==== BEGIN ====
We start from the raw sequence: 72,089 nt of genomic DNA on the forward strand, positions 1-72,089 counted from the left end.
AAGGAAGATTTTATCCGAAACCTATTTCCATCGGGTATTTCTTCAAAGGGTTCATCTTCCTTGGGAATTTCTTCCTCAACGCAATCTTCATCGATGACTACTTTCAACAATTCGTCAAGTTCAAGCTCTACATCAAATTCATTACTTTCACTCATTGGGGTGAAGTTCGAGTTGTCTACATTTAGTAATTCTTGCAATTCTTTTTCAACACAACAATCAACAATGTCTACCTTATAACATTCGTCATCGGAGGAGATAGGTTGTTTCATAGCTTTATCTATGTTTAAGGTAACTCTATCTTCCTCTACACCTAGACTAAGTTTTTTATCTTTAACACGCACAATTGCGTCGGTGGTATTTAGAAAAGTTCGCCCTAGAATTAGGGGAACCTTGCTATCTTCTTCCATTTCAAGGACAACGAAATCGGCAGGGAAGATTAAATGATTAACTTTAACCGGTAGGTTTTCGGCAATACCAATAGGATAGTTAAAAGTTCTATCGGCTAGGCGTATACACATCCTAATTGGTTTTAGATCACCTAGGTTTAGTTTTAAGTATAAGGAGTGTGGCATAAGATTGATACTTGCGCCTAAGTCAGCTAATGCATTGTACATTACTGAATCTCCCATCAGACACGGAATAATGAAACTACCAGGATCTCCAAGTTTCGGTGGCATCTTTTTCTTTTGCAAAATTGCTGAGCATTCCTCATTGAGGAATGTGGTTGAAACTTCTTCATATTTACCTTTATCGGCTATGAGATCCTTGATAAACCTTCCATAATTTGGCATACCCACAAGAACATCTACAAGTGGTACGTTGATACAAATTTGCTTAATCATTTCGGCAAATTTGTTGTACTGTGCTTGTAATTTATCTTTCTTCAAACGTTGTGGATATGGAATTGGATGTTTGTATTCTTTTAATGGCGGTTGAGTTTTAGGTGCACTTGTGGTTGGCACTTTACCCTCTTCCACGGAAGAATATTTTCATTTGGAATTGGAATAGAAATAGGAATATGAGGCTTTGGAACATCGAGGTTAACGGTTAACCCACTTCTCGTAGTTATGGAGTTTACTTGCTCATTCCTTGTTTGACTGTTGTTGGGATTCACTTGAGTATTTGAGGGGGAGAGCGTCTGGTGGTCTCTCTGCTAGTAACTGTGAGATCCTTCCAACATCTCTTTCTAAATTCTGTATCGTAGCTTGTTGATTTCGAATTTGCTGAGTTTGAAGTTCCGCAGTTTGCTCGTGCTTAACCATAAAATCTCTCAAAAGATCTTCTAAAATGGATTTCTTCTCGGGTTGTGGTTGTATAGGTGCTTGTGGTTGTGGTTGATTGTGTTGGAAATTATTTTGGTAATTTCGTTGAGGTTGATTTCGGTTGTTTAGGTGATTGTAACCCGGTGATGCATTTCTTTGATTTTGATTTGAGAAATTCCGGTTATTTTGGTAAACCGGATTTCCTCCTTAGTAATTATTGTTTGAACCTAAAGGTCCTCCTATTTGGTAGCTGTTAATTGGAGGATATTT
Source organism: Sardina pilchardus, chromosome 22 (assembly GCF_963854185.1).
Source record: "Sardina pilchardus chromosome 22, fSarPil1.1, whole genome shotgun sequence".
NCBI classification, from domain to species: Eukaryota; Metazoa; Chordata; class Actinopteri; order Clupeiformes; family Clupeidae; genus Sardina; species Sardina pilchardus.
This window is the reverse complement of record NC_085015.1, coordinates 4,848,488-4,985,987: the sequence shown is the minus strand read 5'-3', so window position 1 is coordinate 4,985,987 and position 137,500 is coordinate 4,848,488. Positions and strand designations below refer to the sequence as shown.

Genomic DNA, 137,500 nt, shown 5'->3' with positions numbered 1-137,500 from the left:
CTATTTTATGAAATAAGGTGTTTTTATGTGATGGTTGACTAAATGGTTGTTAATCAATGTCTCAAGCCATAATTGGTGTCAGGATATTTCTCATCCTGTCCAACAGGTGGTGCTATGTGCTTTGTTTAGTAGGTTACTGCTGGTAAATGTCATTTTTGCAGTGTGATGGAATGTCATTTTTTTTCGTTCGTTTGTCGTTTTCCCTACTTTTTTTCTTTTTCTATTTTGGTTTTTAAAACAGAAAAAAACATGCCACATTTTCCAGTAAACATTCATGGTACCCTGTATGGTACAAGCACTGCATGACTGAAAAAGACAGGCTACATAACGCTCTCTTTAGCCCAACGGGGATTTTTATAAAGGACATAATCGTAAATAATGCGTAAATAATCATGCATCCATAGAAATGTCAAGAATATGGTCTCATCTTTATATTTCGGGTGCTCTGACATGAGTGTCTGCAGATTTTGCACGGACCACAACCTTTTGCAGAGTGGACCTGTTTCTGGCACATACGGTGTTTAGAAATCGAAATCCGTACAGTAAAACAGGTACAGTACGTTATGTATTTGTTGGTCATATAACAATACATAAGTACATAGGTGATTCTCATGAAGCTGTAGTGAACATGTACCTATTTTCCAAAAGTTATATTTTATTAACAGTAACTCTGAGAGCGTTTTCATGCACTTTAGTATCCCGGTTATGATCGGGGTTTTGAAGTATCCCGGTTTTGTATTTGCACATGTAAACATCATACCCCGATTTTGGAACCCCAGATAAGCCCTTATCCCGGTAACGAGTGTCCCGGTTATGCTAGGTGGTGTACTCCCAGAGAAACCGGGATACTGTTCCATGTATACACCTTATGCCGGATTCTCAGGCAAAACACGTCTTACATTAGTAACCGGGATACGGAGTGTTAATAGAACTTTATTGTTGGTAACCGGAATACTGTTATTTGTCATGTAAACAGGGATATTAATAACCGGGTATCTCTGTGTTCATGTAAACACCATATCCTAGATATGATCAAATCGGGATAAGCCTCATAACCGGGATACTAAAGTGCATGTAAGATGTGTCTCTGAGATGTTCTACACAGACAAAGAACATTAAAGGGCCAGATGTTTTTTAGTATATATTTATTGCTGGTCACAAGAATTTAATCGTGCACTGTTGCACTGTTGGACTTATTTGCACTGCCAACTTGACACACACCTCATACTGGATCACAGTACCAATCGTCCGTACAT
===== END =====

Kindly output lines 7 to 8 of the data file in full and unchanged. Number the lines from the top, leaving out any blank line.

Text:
Genomic DNA, 137,500 nt, shown 5'->3' with positions numbered 1-137,500 from the left:
CTATTTTATGAAATAAGGTGTTTTTATGTGATGGTTGACTAAATGGTTGTTAATCAATGTCTCAAGCCATAATTGGTGTCAGGATATTTCTCATCCTGTCCAACAGGTGGTGCTATGTGCTTTGTTTAGTAGGTTACTGCTGGTAAATGTCATTTTTGCAGTGTGATGGAATGTCATTTTTTTTCGTTCGTTTGTCGTTTTCCCTACTTTTTTTCTTTTTCTATTTTGGTTTTTAAAACAGAAAAAAACATGCCACATTTTCCAGTAAACATTCATGGTACCCTGTATGGTACAAGCACTGCATGACTGAAAAAGACAGGCTACATAACGCTCTCTTTAGCCCAACGGGGATTTTTATAAAGGACATAATCGTAAATAATGCGTAAATAATCATGCATCCATAGAAATGTCAAGAATATGGTCTCATCTTTATATTTCGGGTGCTCTGACATGAGTGTCTGCAGATTTTGCACGGACCACAACCTTTTGCAGAGTGGACCTGTTTCTGGCACATACGGTGTTTAGAAATCGAAATCCGTACAGTAAAACAGGTACAGTACGTTATGTATTTGTTGGTCATATAACAATACATAAGTACATAGGTGATTCTCATGAAGCTGTAGTGAACATGTACCTATTTTCCAAAAGTTATATTTTATTAACAGTAACTCTGAGAGCGTTTTCATGCACTTTAGTATCCCGGTTATGATCGGGGTTTTGAAGTATCCCGGTTTTGTATTTGCACATGTAAACATCATACCCCGATTTTGGAACCCCAGATAAGCCCTTATCCCGGTAACGAGTGTCCCGGTTATGCTAGGTGGTGTACTCCCAGAGAAACCGGGATACTGTTCCATGTATACACCTTATGCCGGATTCTCAGGCAAAACACGTCTTACATTAGTAACCGGGATACGGAGTGTTAATAGAACTTTATTGTTGGTAACCGGAATACTGTTATTTGTCATGTAAACAGGGATATTAATAACCGGGTATCTCTGTGTTCATGTAAACACCATATCCTAGATATGATCAAATCGGGATAAGCCTCATAACCGGGATACTAAAGTGCATGTAAGATGTGTCTCTGAGATGTTCTACACAGACAAAGAACATTAAAGGGCCAGATGTTTTTTAGTATATATTTATTGCTGGTCACAAGAATTTAATCGTGCACTGTTGCACTGTTGGACTTATTTGCACTGCCAACTTGACACACACCTCATACTGGATCACAGTACCAATCGTCCGTACAT